Tuesday, June 22, 2010

Beautiful Invader (oil on canvas 5 x 7 in.) SOLD!

17 June finds me at the South Nation River in South Mountain, Ontario - pushing through to the water edge through tall Calamagrostis that hold their grass flowers high above my head. I disturb a Bull Frog which squeaks as it splashes in.  Rich purple and dark green, Deadly Nightshade's flowers make a rich contrast with its leaves.  Serrated-edged Nettles are shoulder height, but wading in the river edge I step past them unscathed.

Now I can see Fred wading in search of mussel shells along the far bank near the bridge. Flowering Rush is just beginning to bloom, one plant in bud and one in flower.  Several more poke their green spears from the water, flat but thick and tender like garlic leaves. Two young Green or Bull Frogs escape unseen from the long grass of the bank into the water as I move down the bank toward the Flowering Rush that is fully open.

I've been in love with this plant since I painted it for my book "A Place to Walk" in 1994.  Native to Africa, Asia, and Europe, it was introduced in 1897 in Montreal and now occurs in 8 provinces and 14 states.  Away from the Great Lakes there are yet only scattered occurrences, probably from ornamental planting. Flowering Rush is endangered in Israel due to dwindling habitat.  We found references to the use of its tubers for food, but we haven't tried it, so I can't report what the flavour might be.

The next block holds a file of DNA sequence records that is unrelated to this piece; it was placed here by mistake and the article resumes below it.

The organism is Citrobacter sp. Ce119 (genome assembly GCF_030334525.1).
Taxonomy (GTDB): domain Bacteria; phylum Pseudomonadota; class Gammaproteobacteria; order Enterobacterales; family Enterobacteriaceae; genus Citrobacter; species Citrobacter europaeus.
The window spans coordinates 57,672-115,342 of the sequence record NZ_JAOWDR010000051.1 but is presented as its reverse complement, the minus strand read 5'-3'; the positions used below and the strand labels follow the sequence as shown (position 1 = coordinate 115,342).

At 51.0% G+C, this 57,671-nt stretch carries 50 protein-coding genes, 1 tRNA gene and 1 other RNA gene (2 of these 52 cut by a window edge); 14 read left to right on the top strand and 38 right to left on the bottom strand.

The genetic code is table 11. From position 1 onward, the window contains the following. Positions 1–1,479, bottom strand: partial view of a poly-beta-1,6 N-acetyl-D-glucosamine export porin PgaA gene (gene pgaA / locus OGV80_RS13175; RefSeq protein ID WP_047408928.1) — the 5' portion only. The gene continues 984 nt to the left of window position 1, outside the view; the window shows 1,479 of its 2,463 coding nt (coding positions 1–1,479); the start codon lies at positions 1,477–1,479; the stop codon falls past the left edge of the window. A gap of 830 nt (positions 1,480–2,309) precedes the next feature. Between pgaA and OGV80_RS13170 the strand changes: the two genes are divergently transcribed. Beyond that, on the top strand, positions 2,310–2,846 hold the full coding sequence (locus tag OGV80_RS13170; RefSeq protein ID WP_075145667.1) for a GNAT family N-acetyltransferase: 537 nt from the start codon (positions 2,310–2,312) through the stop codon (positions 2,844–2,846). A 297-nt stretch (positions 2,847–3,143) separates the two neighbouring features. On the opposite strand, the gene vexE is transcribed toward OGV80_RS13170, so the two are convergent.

Flowering Rush is one of the characteristic invasive plants of the South Nation River, crowding out native shore vegetation.  However, it is truly lovely and has a tough root system that may prevent erosion.  I can see more leaves below the surface that have been dragged under by the increased current from recent rains. On 12 July 2005 when the river was lower, you could see the Flowering Rush all over the river bottom, in clumps, from bank to bank, the leaf tips just emerging from the surface. If the water level goes down this summer, their flowers should be spectacular!

Both Fred and I are struck by how little bird life there is.  No Kingfishers swooping with rattling calls from tree to tree and diving for small fish.  No songbirds heard except Robins and Redwing Blackbirds.  No insects noted, but then there is no wetland to speak of, just river rushing smoothly between treed shores of clay in an agricultural landscape.

Fred collected fresh Elliptio shells and one older shell of an Anadontoides ferruscianus, which may be a new species for this site.  He was hoping to find more of the big heart-shaped Lampsillis cf cariosa, the Yellow Lamp Mussel, which we've found a few of here before, but the water is too high for a better search.

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